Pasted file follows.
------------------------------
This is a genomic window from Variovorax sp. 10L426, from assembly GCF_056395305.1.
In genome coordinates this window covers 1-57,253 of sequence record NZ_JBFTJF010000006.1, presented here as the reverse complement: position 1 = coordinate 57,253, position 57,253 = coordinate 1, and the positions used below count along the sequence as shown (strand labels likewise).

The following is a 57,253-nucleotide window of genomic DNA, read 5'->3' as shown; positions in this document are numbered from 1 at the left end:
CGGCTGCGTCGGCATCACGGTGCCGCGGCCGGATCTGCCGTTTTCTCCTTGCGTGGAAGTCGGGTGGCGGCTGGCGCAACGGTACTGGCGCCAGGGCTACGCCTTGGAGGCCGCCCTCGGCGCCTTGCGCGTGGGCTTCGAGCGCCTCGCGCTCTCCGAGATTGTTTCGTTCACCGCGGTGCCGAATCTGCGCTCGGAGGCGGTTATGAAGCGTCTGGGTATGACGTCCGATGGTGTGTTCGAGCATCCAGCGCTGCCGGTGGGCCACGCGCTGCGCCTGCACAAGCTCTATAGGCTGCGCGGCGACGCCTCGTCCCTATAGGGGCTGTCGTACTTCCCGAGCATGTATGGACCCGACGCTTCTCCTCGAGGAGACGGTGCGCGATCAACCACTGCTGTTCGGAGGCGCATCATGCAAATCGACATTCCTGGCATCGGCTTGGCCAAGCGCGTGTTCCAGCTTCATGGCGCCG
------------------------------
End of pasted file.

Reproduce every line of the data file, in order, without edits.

This is a genomic window from Variovorax sp. 10L426, from assembly GCF_056395305.1.
In genome coordinates this window covers 1-57,253 of sequence record NZ_JBFTJF010000006.1, presented here as the reverse complement: position 1 = coordinate 57,253, position 57,253 = coordinate 1, and the positions used below count along the sequence as shown (strand labels likewise).

The following is a 57,253-nucleotide window of genomic DNA, read 5'->3' as shown; positions in this document are numbered from 1 at the left end:
CGGCTGCGTCGGCATCACGGTGCCGCGGCCGGATCTGCCGTTTTCTCCTTGCGTGGAAGTCGGGTGGCGGCTGGCGCAACGGTACTGGCGCCAGGGCTACGCCTTGGAGGCCGCCCTCGGCGCCTTGCGCGTGGGCTTCGAGCGCCTCGCGCTCTCCGAGATTGTTTCGTTCACCGCGGTGCCGAATCTGCGCTCGGAGGCGGTTATGAAGCGTCTGGGTATGACGTCCGATGGTGTGTTCGAGCATCCAGCGCTGCCGGTGGGCCACGCGCTGCGCCTGCACAAGCTCTATAGGCTGCGCGGCGACGCCTCGTCCCTATAGGGGCTGTCGTACTTCCCGAGCATGTATGGACCCGACGCTTCTCCTCGAGGAGACGGTGCGCGATCAACCACTGCTGTTCGGAGGCGCATCATGCAAATCGACATTCCTGGCATCGGCTTGGCCAAGCGCGTGTTCCAGCTTCATGGCGCCG